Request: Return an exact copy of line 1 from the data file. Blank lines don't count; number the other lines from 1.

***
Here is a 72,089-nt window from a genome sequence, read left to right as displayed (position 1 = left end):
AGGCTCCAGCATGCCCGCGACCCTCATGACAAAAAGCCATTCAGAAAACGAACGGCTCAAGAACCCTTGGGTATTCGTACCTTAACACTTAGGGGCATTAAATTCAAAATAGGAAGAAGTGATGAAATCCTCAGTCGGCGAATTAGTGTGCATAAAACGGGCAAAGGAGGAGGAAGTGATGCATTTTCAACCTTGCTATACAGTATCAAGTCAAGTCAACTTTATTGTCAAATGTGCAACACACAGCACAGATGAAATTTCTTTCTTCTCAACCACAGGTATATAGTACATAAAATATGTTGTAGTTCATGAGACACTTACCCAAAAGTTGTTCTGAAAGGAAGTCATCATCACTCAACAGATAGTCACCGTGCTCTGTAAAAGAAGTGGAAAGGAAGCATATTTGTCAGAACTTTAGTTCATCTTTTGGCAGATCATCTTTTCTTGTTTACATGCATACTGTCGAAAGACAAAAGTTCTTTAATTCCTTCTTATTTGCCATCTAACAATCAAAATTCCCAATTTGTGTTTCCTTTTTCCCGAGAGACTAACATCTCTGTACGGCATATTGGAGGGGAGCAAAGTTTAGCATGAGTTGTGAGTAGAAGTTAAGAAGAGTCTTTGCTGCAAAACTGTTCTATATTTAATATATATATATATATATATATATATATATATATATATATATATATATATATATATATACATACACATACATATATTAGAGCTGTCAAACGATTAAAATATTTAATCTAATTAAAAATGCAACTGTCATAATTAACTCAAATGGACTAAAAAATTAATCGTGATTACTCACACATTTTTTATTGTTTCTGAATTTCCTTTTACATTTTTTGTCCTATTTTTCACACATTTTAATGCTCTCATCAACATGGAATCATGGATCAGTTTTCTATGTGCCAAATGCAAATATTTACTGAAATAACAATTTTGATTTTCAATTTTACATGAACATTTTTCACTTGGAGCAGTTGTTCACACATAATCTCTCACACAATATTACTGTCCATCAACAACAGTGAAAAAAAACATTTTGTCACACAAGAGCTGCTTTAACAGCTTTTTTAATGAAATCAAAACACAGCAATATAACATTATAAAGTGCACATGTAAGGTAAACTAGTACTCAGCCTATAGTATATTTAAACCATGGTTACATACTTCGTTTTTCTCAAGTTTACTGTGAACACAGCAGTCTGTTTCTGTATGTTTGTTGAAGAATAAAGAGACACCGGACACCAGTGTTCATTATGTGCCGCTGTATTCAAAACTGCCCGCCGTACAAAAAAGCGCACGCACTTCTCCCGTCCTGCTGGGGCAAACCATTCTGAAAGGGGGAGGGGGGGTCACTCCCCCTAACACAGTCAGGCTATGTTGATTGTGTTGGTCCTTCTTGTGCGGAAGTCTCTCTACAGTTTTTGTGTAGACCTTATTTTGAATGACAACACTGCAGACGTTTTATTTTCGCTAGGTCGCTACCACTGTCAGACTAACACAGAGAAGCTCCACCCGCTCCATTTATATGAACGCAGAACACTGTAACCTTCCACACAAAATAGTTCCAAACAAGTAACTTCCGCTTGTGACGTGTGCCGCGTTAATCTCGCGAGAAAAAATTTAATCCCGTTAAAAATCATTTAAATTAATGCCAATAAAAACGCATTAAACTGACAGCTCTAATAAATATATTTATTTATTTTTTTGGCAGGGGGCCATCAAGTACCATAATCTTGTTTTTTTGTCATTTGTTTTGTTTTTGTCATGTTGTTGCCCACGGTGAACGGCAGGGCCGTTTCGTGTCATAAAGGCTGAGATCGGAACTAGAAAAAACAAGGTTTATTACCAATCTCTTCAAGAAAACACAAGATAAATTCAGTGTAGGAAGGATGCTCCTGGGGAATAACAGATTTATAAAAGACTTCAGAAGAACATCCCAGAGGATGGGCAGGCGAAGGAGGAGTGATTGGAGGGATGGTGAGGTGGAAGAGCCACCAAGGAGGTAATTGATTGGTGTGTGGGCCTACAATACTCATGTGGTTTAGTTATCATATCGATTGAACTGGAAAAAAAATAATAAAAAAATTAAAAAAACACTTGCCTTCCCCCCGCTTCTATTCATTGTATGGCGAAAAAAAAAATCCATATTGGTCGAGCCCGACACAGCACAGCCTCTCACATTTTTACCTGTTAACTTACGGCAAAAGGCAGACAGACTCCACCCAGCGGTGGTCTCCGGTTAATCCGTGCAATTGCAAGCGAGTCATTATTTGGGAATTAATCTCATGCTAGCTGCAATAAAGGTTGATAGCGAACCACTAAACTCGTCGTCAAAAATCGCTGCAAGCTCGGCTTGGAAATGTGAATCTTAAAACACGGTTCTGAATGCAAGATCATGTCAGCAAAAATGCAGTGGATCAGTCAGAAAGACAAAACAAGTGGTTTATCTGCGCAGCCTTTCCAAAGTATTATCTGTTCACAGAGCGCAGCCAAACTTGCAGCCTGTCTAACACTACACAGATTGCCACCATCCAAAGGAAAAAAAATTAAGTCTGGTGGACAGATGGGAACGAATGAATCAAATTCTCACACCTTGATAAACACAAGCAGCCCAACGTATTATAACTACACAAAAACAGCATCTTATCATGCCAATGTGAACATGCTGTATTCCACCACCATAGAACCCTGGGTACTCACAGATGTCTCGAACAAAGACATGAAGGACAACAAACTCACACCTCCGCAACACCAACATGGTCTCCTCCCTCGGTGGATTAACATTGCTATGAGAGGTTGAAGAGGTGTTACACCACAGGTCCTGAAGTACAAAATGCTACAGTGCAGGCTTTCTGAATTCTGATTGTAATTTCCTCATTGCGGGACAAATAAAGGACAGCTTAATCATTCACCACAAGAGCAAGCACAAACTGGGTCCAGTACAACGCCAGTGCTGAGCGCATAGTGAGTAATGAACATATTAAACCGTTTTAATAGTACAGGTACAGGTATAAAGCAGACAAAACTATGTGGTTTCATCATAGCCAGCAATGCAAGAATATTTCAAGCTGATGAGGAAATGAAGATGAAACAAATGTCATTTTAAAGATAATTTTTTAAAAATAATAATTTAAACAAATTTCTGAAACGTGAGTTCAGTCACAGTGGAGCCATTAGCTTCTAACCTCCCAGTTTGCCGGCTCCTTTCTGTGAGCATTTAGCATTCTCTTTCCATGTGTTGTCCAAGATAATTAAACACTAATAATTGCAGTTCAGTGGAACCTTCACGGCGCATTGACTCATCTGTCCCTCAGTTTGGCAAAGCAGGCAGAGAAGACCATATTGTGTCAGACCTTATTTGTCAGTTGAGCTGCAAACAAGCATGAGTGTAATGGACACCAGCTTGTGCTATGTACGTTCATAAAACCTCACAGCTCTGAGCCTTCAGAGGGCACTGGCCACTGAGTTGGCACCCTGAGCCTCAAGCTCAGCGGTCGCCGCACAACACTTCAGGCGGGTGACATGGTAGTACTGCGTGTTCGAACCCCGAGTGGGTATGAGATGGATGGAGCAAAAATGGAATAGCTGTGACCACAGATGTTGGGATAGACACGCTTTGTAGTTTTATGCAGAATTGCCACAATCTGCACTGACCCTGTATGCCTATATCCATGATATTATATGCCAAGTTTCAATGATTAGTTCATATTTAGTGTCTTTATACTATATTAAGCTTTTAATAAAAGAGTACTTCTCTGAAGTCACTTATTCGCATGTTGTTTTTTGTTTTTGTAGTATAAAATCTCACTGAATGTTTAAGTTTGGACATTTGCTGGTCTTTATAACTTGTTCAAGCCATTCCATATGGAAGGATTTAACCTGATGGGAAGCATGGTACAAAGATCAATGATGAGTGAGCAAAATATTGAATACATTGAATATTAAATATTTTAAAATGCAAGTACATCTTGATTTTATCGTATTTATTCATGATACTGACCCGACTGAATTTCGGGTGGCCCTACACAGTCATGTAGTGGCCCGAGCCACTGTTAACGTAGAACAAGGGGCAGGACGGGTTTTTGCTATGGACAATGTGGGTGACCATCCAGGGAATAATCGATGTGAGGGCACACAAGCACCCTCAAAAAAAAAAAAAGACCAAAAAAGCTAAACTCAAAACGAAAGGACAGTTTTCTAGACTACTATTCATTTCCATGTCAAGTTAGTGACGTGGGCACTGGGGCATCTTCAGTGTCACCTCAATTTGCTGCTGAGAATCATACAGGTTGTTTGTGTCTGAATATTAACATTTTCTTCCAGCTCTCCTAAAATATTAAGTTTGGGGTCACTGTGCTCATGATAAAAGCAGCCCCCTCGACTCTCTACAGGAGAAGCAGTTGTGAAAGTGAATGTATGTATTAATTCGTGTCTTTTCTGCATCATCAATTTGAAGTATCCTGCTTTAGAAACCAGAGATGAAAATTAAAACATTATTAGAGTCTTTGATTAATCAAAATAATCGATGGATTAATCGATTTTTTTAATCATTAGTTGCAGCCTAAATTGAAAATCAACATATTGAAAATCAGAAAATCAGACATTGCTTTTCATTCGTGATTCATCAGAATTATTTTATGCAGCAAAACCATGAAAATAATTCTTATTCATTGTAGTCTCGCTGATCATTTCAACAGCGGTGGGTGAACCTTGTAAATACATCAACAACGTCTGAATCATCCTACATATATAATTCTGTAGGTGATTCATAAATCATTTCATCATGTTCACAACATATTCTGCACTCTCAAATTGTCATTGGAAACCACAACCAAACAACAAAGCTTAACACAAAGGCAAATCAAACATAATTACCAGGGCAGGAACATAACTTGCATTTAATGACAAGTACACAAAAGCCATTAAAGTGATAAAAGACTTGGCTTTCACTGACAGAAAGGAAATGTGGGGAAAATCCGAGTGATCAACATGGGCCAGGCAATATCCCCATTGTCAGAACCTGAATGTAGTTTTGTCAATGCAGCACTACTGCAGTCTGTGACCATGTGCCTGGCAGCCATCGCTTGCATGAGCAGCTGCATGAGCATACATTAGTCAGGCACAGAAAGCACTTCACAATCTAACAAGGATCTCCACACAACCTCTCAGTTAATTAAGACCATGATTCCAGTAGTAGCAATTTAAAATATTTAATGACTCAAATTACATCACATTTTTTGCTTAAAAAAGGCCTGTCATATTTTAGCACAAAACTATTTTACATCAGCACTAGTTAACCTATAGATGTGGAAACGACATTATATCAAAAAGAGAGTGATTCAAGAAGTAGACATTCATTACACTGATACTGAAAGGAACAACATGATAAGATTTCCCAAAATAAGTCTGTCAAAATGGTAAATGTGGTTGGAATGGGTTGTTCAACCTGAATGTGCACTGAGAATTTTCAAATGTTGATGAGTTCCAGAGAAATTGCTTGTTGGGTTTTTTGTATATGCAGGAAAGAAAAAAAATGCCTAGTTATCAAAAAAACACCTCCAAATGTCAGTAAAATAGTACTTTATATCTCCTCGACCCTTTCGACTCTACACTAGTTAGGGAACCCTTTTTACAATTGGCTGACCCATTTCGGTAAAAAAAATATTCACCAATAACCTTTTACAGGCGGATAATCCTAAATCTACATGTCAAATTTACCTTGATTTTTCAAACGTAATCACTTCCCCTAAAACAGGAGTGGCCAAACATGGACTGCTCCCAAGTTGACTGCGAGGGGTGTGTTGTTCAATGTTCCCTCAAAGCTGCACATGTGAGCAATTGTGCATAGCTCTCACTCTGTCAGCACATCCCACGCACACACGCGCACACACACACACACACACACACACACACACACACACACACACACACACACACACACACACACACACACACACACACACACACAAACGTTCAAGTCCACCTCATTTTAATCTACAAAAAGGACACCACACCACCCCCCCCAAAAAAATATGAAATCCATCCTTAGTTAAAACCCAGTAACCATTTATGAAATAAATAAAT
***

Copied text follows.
Here is a 72,089-nt window from a genome sequence, read left to right as displayed (position 1 = left end):